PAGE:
In August 2015, a 32-year-old former hedge fund manager named Martin Shkreli bought the rights to a decades-old drug used to treat malaria and Aids complications and raised its price from $13.50 (£10.35) per pill to $750 per pill.
That 5,000 per cent hike briefly made Shkreli – who was later jailed for seven years for an unrelated fraud scheme – one of the most hated people in America, trashed by both Hillary Clinton and Donald Trump and branded the “Pharma Bro” in news stories read by outraged people across the world.
One of those people was Dr Alex Oshmyansky, now 37, a softly-spoken diagnostic radiologist who had been working on a study where some patients died because they could could not access a hypertension drug that cost thousands of dollars for a month’s supply, despite its patent having expired decades earlier.
“I had been upset about the cost of high-price drugs for quite some time, but the straw that broke the camel’s back was Martin Shkreli,” Dr Oshmyansky tells The Independent. “I reached out to some friends on Facebook and was like, ‘let’s start a non-profit pharmaceutical company that’ll just make drugs and sell them at cost!’ – with all the naiveté in the world.”
Today Dr Oshmyansky’s charity has become a for-profit company owned by billionaire tech investor and Shark Tank host Mark Cuban (estimated net worth: $4.7bn), “who has declared it his mission to smash open the US drug industry and cut the price of crucial medications.
“The goal is to be the low-cost provider for all drugs, period, end of story,” Mr Cuban told CNN earlier this month. “The one industry where people say every minute of every day, ‘we need lower prices’ – this is it. We’ll just have that very singular mission. You’re not going to see us add bells and whistles.”
Asked about his biggest life goal over the next few years, he said: “Just f*** up the pharmaceutical industry so bad that they bleed.”
Among the biggest savings touted by the Mark Cuban Cost Plus Drug Company – Cost Plus for short – are the anti-parasite drug albendazole, cut from $438 to $33 per dose; the leukemia “miracle drug” imatinib (the generic form of Gleevec), slashed from $9,657 for a month’s supply of 400mg pills to $47.10; and the muscle relaxer cyclobenzaprine, down from $1,094 for a month’s 30mg capsules to $53.10.
It is one of several upstart companies, including Amazon’s new pharmacy business, hoping to slice through the byzantine tangle of middlemen and agents that have wriggled in between medication makers and patients and made American drug spending by far the highest in the world.
But how is it possible to cut prices by so much? And can they survive against the big players for long enough to make lasting change?
The most expensive drug market on Earth
Alec Smith died alone on his bedroom floor in Minnesota at age 26 from complications of type 1 diabetes. He had been born without the ability to naturally produce the hormone insulin, which is necessary for the human body – yet a month’s supply of external insulin cost $1,300, a price he could not afford.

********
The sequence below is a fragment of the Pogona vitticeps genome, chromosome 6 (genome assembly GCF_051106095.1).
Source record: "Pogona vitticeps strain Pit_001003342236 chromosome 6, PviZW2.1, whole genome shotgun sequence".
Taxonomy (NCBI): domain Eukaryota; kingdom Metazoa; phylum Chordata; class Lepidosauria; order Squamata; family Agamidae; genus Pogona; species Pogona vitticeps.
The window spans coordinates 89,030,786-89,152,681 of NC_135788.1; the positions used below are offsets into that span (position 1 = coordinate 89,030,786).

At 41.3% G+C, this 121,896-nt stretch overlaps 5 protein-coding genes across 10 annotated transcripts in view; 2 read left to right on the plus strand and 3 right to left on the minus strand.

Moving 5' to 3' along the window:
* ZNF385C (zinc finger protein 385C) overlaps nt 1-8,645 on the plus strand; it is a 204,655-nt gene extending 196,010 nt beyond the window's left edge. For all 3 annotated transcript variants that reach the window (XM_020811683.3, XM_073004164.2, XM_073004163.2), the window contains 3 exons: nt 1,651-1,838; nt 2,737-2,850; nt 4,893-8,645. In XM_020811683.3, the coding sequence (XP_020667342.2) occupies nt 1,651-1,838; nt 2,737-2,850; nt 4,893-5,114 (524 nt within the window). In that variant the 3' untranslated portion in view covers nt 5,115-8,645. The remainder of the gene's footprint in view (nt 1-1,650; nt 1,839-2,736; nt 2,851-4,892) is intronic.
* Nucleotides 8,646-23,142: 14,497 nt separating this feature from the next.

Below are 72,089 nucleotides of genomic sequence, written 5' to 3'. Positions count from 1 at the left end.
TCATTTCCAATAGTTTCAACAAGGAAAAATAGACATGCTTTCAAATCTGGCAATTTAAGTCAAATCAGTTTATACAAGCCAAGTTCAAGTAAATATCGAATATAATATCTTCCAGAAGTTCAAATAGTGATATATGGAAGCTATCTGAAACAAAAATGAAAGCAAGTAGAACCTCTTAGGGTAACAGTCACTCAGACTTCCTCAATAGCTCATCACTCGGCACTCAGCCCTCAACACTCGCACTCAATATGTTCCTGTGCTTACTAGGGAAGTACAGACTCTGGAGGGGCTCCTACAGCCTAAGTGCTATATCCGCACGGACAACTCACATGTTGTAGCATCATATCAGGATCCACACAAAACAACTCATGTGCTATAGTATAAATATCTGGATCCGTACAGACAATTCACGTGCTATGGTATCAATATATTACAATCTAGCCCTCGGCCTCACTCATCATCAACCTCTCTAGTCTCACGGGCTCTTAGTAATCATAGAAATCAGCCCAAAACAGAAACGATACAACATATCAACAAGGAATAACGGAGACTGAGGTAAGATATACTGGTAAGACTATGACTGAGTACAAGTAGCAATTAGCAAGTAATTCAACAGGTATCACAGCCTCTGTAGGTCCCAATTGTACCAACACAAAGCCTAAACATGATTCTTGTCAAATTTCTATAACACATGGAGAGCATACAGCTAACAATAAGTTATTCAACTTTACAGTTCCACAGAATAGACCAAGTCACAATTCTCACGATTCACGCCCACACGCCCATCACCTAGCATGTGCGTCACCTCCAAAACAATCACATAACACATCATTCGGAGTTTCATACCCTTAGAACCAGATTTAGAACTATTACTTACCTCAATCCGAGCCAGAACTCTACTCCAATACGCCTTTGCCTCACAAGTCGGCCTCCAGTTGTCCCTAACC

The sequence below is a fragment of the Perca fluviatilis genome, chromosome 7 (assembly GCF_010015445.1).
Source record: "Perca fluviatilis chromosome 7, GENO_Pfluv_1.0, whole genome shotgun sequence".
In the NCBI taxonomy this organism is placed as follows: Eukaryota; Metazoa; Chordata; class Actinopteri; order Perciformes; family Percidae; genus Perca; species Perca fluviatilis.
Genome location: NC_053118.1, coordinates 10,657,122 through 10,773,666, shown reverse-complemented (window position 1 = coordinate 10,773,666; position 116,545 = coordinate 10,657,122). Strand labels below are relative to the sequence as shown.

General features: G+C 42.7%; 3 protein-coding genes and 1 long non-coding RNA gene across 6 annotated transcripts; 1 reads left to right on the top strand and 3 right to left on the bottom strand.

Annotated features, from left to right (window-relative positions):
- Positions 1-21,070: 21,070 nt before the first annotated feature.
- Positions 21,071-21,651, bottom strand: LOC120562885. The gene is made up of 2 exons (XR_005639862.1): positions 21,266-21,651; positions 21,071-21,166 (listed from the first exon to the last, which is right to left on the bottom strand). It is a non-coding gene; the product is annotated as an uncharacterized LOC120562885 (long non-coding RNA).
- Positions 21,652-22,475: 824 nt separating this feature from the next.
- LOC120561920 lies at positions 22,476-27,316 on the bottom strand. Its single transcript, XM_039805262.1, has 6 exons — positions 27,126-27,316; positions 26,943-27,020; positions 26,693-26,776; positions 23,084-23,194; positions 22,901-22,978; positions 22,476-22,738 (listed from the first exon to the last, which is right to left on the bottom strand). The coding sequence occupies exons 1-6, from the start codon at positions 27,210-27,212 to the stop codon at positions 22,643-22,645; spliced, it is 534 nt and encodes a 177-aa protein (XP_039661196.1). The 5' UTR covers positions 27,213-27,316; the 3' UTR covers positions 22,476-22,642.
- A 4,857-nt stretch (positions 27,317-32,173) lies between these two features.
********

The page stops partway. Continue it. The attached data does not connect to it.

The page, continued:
Since Mr Smith’s death in 2017, his name has become a rallying cry for diabetes activists who accuse Big Pharma of profiting from sky-high insulin prices. Yet that’s far from the only life-saving drug that many Americans can’t afford.
According to an analysis by Vox, the US accounts for between 64 and 78 per cent of the drug industry’s worldwide profits. Americans pay around 3.5 times more money on average for each dose of medication, including both patented drugs and “generic” ones where patents have expired, though some of that cost is borne by health insurers.
The upside is that much more money goes into researching new cures in the USA, and that patients get access to new drugs earlier. That is cold comfort to those who cannot get medication because their insurance company refuses to cover it or they don’t have insurance at all.
“There are no price controls in the US [prescription] drug market,” Bonnie Kirschenbaum, a pharmacy industry consultant and former drug research executive. “Manufacturer-set prices are drastically higher for brand name drugs with patent protection in the US than elsewhere…
“Once patent expiration is reached and generic entrants are approved, the price of them may drop by as much as 90 per cent compared to the brand. Yet many patients are still trapped into using the brand for various reasons, and their copays” – that is, the cost borne by patients under most insurance plans – “may be extreme.”
In the past decade, several companies have announced plans to challenge this. Amazon Pharmacy attempts to exploit the online shopping giant’s gigantic delivery infrastructure, having acquired the online pharmacy PillPack for $753m in 2018. Shares in brick and mortar drugstore chains tumbled after the news.
The company has remote pharmacists on-call 24/7 and has been able to cut prices considerably. A month’s supply of 400mg imatinib pills goes for $147.20 out of pocket, while a dose of albendazole is $92.72. Unlike Cost Plus, it also sells insulin, with substantial savings off the list price of brand-name drugs available as of Thursday alongside many generics.
GoodRX, which was founded in 2011, is a price comparison service that amalgamates coupons and discounts for various generic and brand name drugs for consumers to pick from. While drug companies, insurers, pharmacies, and doctors offer many such coupons, they can be hard to find or hear about in the first place.
A specialty pharmacy start-up called House Rx recently raised $25m from investors with a plan to challenge dominant drug market middlemen, while another firm, Civica, is trying to do something similar for hospital drugs.